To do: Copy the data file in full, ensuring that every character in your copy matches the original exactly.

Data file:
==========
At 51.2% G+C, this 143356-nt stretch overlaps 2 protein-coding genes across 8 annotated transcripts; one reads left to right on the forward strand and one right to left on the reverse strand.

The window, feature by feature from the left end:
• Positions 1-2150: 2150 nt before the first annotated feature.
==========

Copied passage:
At 51.2% G+C, this 143356-nt stretch overlaps 2 protein-coding genes across 8 annotated transcripts; one reads left to right on the forward strand and one right to left on the reverse strand.

The window, feature by feature from the left end:
• Positions 1-2150: 2150 nt before the first annotated feature.